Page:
• The only MHSA diagnoses for which private insurers covered more than other payers were mood, anxiety, and adjustment disorders.

Table 7. Expected Primary Payer, by Principal MHSA Diagnosis

Principal MHSA Diagnosis Expected Primary Payer
Uninsured Or
Self-Pay's Share
Medicaid's Share Medicare's Share Private Insurer's Share
Number of Hospital Stays, in Thousands
(percentage of disorder-specific hospital stays)
Mood disorders including bipolar disorders and depressive disorders 76 (10.8) 174 (24.7) 197 (27.9) 217 (30.8)
Substance-related disorders including drug and alcohol abuse disorders 96 (20.5) 170 (36.1) 74 (15.7) 109 (23.2)
Schizophrenia and other psychotic disorders 24 (5.9) 144 (35.0) 178 (43.5) 39 (9.6)
Delirium, dementia, and amnestic and cognitive disorders 2 (1.5) 5 (3.6) 125 (86.1) 11 (7.4)
Miscellaneous mental disorders 3 (7.4) 19 (43.7) 6 (13.2) 14 (31.9)
Anxiety disorders 5 (13.8) 7 (18.0) 12 (30.4) 13 (33.1)
Adjustment disorders 8 (22.6) 9 (22.8) 5 (12.9) 12 (32.6)
Impulse control disorders 1 (10.5) 3 (36.8) 2 (31.7) 1 (14.6)
Personality disorders 1 (13.7) 1 (30.1) 1 (28.0) 1 (20.0)
Disruptive behavior disorders * < 1 (33.0) < 1 (28.9) < 1 (26.1)
Disorders usually diagnosed in infancy, childhood, and adolescence * < 1 (36.5) < 1 (34.3) < 1 (24.6)

Note: Percentages represent row percents. Other insurance coverage is excluded; thus, the sum of row percentages does not equal 100. Statistics based on estimates with a relative standard error (standard error/weighted estimate) greater than 0.30 or with standard error = 0 are not reliable. These statistics are suppressed and are designated with an asterisk (*).

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Where Do Patients Go After They Are Discharged?

  • In 2004, about 60 percent of discharges for adults with any MHSA diagnosis were routine; that is, they were discharged to their homes. In contrast, 73 percent of adults with no MHSA diagnosis had routine discharges.
  • Adults with MHSA disorders were more likely to be discharged to a non-acute care facility (including psychiatric facilities, nursing homes, and rehabilitation centers) compared with those with no MHSA disorder. About 16 percent of hospital stays for principal MHSA diagnoses (i.e., principal MHSA only or principal and secondary MHSA) resulted in a transfer to a non-acute care health facility, while over 27 percent of hospital stays for those with only secondary MHSA diagnoses ended with such a transfer. This is primarily attributable to the larger proportion of elderly patients with dementia as secondary diagnoses (Go to Appendix C).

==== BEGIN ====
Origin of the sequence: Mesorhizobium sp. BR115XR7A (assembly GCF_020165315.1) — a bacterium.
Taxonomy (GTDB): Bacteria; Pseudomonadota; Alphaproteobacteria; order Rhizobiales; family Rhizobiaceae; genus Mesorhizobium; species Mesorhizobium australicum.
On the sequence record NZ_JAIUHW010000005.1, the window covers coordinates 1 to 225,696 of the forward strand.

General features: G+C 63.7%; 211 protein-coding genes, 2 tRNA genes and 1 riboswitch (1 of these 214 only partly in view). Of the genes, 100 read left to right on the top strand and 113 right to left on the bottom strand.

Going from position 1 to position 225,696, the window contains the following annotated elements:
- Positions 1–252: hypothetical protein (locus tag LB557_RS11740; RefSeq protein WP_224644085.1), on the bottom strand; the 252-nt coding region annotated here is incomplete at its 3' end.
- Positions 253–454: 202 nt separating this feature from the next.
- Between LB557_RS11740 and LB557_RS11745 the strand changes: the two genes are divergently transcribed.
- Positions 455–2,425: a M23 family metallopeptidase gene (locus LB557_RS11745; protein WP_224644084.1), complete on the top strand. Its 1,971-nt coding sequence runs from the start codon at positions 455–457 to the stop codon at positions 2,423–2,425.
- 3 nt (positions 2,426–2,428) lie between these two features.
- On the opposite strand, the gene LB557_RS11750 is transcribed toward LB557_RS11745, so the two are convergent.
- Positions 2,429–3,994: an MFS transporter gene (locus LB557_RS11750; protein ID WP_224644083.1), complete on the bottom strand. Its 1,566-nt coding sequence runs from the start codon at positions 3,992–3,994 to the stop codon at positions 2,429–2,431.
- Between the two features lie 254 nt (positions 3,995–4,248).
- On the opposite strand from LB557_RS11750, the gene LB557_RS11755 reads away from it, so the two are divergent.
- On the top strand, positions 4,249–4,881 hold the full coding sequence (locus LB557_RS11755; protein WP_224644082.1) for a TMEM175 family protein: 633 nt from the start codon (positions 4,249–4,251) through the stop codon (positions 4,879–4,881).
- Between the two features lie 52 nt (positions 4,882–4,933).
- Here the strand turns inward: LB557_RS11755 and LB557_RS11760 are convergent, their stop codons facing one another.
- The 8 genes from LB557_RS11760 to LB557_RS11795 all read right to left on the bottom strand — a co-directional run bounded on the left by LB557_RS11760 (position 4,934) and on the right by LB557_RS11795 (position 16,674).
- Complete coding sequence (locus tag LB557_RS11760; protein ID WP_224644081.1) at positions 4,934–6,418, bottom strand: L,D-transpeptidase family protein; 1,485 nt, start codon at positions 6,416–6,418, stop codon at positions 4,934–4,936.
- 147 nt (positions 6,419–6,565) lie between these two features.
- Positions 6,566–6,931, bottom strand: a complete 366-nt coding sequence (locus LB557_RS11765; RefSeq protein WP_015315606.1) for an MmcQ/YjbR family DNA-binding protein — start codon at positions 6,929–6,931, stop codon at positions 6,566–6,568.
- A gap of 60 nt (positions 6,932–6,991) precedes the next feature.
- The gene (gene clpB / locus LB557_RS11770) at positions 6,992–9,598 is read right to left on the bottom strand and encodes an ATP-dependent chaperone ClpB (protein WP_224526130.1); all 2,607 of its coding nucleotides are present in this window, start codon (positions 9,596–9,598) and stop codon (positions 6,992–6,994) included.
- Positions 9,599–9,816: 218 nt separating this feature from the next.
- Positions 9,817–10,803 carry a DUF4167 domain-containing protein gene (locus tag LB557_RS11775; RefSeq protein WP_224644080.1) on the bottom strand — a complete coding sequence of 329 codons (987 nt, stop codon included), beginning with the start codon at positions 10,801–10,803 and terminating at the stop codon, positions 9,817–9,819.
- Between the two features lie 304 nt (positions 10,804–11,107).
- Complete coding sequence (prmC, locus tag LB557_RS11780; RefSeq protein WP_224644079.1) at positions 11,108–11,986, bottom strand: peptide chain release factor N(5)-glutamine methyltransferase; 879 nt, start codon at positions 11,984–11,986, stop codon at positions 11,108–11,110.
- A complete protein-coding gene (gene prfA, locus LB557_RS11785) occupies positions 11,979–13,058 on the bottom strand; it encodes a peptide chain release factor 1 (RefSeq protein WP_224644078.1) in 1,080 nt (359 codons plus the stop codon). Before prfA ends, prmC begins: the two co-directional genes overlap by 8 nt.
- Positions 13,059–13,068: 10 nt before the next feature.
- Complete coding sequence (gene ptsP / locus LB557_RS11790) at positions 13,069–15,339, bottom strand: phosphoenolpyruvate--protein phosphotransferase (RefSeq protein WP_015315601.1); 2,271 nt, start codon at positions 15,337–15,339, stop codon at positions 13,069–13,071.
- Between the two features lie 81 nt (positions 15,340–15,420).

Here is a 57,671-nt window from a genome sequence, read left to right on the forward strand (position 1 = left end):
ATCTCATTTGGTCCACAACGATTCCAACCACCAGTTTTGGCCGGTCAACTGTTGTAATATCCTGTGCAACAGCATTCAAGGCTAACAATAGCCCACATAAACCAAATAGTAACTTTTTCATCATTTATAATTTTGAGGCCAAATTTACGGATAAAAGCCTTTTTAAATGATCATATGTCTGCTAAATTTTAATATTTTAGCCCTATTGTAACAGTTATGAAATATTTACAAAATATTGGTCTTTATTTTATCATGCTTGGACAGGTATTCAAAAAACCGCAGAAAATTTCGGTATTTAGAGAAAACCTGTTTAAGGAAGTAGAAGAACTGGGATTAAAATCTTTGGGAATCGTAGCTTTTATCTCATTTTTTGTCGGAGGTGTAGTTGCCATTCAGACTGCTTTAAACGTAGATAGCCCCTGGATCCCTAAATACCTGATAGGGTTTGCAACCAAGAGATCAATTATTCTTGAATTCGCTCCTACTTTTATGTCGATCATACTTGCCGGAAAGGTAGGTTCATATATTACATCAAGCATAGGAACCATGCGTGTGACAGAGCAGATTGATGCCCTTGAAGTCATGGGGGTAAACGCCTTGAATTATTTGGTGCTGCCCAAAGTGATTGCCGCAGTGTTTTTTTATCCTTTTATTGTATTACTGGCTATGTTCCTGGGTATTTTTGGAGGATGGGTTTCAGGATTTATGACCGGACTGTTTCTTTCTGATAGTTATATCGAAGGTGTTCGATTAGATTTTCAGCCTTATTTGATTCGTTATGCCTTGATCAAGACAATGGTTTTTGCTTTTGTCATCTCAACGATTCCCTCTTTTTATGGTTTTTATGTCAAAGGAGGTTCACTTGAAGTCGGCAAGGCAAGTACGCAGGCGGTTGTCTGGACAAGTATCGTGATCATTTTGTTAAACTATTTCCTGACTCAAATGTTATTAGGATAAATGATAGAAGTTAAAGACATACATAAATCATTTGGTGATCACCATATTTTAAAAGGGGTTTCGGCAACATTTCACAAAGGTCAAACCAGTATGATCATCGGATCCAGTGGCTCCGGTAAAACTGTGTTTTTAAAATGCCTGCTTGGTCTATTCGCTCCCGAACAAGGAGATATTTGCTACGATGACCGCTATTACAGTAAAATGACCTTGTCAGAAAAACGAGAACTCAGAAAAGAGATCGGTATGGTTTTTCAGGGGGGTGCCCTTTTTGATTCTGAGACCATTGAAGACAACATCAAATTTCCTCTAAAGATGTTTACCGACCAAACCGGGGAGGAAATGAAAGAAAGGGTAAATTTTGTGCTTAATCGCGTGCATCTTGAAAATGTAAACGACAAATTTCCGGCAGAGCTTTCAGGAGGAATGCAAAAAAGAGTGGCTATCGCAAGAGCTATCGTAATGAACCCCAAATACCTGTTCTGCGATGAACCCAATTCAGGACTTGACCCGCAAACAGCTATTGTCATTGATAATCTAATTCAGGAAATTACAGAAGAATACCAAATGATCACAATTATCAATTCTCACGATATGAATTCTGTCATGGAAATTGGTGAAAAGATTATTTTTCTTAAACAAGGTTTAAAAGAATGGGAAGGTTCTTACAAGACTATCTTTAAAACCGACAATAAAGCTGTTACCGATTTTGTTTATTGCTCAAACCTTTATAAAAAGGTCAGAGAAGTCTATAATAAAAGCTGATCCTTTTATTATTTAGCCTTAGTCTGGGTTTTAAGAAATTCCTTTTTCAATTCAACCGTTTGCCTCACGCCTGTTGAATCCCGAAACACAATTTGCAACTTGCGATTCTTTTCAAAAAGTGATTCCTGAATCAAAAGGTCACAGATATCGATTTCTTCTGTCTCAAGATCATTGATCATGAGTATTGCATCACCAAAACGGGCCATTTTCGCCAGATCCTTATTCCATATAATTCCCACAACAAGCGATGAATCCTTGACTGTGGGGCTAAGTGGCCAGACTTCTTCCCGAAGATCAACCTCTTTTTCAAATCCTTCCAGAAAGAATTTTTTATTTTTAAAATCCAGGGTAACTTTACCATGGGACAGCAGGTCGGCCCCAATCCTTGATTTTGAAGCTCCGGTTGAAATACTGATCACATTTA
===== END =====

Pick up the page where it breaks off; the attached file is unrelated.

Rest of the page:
• Home health care was a more common followup to stays for those with non-MHSA principal diagnoses—10 percent of those with no MHSA diagnosis and 11 percent of those with only secondary MHSA diagnoses were discharged to home health care. In contrast, only 2 percent of hospital stays for principal MHSA diagnoses were discharged to home health care.
  • Adults with a principal MHSA diagnosis (i.e., principal MHSA only or principal and secondary MHSA) were 5 to 8 times more likely to leave the hospital against medical advice than those without MHSA diagnoses. They were also 2 to 3 times more likely to leave the hospital against medical advice than those with only secondary MHSA diagnoses.
  • Adults with principal MHSA diagnoses were less likely to die in the hospital than those with non-MHSA principal diagnoses (<1 percent versus 2.6 percent).

Select for Figure 18. (10 KB), Discharge Status, by Type.

Select for Figure 19. (9 KB), Discharge Status Other Than “Home,” by Type.

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What Percentage of Hospital Resource Use Is Attributable to MHSA Disorders?

  • About 24 percent of all adult hospital stays, 29 percent of all days in the hospital, and 22 percent of total hospital costs were attributable to adults with a MHSA disorder in 2004.
  • Hospitalization for principal MHSA diagnoses (i.e., principal MHSA only plus principal and secondary MHSA) accounted for 6 percent of all adult stays, 9 percent of total days, and 4 percent of total hospital costs, pointing to the relatively low resource intensity of MHSA care in community hospitals.
  • Care for adults with only secondary MHSA diagnoses accounted for roughly 18 percent of hospital stays and total hospital costs and 20 percent of all days in the hospital.

Select for Figure 20. (11 KB), Total Hospital Resource Use.